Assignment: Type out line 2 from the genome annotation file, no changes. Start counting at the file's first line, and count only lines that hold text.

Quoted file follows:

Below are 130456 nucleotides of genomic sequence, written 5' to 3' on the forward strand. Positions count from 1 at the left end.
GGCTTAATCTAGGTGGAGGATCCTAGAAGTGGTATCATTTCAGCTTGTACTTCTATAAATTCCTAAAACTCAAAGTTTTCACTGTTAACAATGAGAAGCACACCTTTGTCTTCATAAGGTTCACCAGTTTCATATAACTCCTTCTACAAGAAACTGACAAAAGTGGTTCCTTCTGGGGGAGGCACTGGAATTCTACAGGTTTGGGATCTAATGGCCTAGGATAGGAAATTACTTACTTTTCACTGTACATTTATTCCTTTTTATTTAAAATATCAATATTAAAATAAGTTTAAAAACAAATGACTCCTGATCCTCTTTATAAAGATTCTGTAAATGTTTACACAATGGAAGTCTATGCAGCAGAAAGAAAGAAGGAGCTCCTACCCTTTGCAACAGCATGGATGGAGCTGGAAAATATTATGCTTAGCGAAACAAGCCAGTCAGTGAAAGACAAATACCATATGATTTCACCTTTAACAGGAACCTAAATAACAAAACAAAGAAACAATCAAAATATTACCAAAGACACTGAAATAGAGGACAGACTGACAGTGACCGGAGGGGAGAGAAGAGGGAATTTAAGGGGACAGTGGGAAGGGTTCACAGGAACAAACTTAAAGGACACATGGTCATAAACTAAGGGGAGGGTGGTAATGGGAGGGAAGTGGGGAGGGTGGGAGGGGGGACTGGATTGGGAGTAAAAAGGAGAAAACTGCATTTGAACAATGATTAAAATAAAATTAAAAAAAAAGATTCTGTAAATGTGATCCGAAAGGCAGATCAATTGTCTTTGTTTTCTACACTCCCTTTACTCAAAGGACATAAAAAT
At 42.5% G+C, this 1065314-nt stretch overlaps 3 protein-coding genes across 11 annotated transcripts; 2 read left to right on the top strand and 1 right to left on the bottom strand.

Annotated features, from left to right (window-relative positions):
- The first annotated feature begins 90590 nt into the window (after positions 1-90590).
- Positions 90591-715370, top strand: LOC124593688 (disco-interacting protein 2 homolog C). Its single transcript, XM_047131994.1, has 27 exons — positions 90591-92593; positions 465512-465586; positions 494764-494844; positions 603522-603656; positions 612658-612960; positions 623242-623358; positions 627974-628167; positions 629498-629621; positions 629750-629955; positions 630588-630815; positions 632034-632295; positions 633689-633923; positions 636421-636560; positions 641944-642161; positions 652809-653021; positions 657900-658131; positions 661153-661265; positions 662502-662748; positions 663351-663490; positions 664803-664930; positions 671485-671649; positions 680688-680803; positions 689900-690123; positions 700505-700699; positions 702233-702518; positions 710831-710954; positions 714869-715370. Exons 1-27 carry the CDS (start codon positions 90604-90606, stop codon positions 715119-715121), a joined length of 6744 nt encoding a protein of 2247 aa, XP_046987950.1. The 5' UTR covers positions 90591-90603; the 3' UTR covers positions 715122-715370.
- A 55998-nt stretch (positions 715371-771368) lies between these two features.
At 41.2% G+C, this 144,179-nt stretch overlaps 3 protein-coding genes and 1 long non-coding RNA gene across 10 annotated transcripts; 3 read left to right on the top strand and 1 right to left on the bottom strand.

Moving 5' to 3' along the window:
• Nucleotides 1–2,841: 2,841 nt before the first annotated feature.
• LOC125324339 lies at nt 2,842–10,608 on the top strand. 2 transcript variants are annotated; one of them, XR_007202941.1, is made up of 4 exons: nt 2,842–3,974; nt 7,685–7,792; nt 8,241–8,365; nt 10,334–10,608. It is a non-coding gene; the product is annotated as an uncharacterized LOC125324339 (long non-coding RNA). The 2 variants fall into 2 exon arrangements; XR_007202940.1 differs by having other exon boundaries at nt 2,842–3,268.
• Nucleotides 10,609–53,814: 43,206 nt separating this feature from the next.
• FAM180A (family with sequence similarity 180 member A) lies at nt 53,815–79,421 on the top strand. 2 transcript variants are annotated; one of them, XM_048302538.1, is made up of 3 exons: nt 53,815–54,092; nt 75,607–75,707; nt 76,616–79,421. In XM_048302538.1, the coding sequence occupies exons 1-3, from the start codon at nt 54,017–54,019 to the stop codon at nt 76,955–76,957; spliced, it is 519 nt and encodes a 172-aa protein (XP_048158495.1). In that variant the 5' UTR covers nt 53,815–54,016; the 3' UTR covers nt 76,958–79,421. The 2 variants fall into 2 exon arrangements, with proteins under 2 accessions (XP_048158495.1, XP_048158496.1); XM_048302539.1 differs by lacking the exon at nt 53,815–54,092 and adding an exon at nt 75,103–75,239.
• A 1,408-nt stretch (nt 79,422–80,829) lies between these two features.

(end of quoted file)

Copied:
GGCTTAATCTAGGTGGAGGATCCTAGAAGTGGTATCATTTCAGCTTGTACTTCTATAAATTCCTAAAACTCAAAGTTTTCACTGTTAACAATGAGAAGCACACCTTTGTCTTCATAAGGTTCACCAGTTTCATATAACTCCTTCTACAAGAAACTGACAAAAGTGGTTCCTTCTGGGGGAGGCACTGGAATTCTACAGGTTTGGGATCTAATGGCCTAGGATAGGAAATTACTTACTTTTCACTGTACATTTATTCCTTTTTATTTAAAATATCAATATTAAAATAAGTTTAAAAACAAATGACTCCTGATCCTCTTTATAAAGATTCTGTAAATGTTTACACAATGGAAGTCTATGCAGCAGAAAGAAAGAAGGAGCTCCTACCCTTTGCAACAGCATGGATGGAGCTGGAAAATATTATGCTTAGCGAAACAAGCCAGTCAGTGAAAGACAAATACCATATGATTTCACCTTTAACAGGAACCTAAATAACAAAACAAAGAAACAATCAAAATATTACCAAAGACACTGAAATAGAGGACAGACTGACAGTGACCGGAGGGGAGAGAAGAGGGAATTTAAGGGGACAGTGGGAAGGGTTCACAGGAACAAACTTAAAGGACACATGGTCATAAACTAAGGGGAGGGTGGTAATGGGAGGGAAGTGGGGAGGGTGGGAGGGGGGACTGGATTGGGAGTAAAAAGGAGAAAACTGCATTTGAACAATGATTAAAATAAAATTAAAAAAAAAGATTCTGTAAATGTGATCCGAAAGGCAGATCAATTGTCTTTGTTTTCTACACTCCCTTTACTCAAAGGACATAAAAAT